“How is it possible that, despite the incredible impact of the living environment and climate change on people’s health, we only spend 20 hours on this throughout the entire programme?” Students took this question to Ed van Beeck and Lex Burdorf of the Public Health department of Erasmus MC. Burdorf is the head of department, while Van Beeck is responsible for the education branch. They agreed this was a fair question, so they drew up a plan and requested funds to tackle this issue.

“Hotter summers are causing more cardiovascular disease, and poor air quality means more asthma. We can already see the consequences of global warming in the consulting rooms”, Burdorf says. “Wherever you go, these consequences are making people ill. As a result, there is a lot of support for more sustainability in the curriculum at Erasmus MC.”

Everything is about sustainability

Sustainability is a broad concept in this context. It covers the consequences of climate change (‘which is already causing deaths in some parts of the world’, says Burdorf), waste, food and the living environment. In fact, it covers pretty much everything in the field of Social Health Care, so everything external to the body. “The most sustainable treatment is no treatment”, Burdorf argues. In short, prevention is better than cure, and this is crucial in a health care system that is coming under ever more pressure.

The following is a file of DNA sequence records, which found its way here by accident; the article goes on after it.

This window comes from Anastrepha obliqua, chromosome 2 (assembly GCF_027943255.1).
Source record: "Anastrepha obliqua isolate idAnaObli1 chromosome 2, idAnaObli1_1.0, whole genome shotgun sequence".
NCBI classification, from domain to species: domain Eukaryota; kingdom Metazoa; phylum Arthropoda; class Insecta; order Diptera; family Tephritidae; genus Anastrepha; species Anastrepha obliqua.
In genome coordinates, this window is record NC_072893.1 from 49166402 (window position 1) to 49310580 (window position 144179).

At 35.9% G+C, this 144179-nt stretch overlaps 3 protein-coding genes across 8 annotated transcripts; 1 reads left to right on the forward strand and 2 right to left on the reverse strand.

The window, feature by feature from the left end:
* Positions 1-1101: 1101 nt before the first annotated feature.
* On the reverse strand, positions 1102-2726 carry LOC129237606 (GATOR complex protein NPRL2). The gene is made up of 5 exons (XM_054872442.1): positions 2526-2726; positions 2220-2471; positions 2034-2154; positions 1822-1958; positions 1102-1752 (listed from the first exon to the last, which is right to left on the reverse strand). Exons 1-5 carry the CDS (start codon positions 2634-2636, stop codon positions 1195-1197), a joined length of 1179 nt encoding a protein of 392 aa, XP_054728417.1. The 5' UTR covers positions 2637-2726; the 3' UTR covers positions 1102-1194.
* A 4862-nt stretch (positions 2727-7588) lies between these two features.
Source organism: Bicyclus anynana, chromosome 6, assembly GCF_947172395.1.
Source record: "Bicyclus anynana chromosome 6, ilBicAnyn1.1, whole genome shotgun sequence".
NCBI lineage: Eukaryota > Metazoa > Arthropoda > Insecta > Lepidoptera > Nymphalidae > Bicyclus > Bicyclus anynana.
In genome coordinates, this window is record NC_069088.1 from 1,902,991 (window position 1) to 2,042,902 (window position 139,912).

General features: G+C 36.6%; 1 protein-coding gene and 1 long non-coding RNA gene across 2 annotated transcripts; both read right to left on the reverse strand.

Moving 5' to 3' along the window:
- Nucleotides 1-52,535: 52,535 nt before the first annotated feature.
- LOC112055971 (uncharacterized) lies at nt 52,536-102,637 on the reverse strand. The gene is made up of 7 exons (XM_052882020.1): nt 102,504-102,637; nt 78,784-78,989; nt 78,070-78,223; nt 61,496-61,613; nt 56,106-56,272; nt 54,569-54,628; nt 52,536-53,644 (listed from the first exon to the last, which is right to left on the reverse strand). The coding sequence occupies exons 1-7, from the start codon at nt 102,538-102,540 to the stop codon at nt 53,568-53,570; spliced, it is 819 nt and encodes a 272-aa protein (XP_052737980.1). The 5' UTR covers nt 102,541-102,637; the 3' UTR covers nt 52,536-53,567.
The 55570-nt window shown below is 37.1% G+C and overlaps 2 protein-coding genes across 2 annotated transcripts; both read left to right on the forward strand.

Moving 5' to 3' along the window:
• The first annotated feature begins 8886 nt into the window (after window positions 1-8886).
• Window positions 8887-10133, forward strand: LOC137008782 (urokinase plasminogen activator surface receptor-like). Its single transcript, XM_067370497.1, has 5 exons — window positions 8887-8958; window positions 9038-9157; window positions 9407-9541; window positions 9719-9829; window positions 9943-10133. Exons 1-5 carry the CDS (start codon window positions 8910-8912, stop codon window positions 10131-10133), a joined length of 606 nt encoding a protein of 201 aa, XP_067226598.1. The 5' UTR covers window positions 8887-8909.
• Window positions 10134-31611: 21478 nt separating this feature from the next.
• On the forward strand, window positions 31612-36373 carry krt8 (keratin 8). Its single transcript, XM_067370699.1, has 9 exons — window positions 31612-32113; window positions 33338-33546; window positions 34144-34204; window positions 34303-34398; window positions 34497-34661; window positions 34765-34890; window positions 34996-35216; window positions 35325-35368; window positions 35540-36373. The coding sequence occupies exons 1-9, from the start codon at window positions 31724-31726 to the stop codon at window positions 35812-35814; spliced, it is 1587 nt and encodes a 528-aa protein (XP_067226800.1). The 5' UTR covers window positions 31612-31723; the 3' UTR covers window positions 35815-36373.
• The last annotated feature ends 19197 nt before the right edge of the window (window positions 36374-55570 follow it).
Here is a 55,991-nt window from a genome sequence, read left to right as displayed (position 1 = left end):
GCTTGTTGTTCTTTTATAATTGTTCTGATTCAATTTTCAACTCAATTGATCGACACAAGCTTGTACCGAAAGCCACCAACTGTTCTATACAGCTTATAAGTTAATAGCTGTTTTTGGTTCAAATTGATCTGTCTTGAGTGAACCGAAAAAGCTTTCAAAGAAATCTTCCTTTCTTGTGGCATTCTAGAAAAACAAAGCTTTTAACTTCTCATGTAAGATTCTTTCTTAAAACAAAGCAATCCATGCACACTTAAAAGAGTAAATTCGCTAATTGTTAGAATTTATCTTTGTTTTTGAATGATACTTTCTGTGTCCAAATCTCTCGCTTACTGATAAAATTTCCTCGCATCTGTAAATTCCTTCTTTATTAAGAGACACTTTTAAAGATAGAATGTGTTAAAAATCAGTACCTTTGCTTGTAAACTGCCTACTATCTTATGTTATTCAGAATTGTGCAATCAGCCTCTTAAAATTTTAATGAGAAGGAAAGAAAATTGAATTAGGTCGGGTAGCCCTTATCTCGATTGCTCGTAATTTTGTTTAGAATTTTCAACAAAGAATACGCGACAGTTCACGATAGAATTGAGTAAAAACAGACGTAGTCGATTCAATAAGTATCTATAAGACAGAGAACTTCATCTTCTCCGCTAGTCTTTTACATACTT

While the lecturers discussed the approach on the 24th floor of Erasmus MC, students in teaching space 73 were playing the climate game. The course on sustainability they are currently taking was still an elective last year but is now mandatory for all third-years. As part of this course, the students have to play a card game, which involves linking health consequences to human actions using playing cards. What are the consequences of guaranteeing the supply of food? You need infrastructure, greenhouses and intensive agriculture for this. This form of agriculture uses pesticides to get rid of insects, so what happens if someone ingests these pesticides? The students’ discussion continues.

“The consequence is that you get sad”, student Pieter jokes about the climate game that is supposed to make students think about climate change. Image credit: Tyna Le


“And all of this results in depression”, student Pieter jokes, referring to the last card in the row: mental health. “Well, kind of…” Van Beeck joins in and explains: “Last year, we noticed that some students were a bit downhearted after playing this game. After all, what can you do in the face of such massive problems? We will spend more time on that this year. The best thing you can do as a doctor is to give people hope.”

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Van Beeck uses the changes in prescriptions as an example. It used to be the case that patients would get a standard dose. If a box contained 12 pills, the patient would get 12 pills, even if they only needed 6. The other half would be disposed of. Nowadays, patients get exactly the amount they need. “That prevents a lot of waste. We also focus on how we use gloves, since they are hardly always necessary. In many situations, it is more hygienic to properly wash your hands.”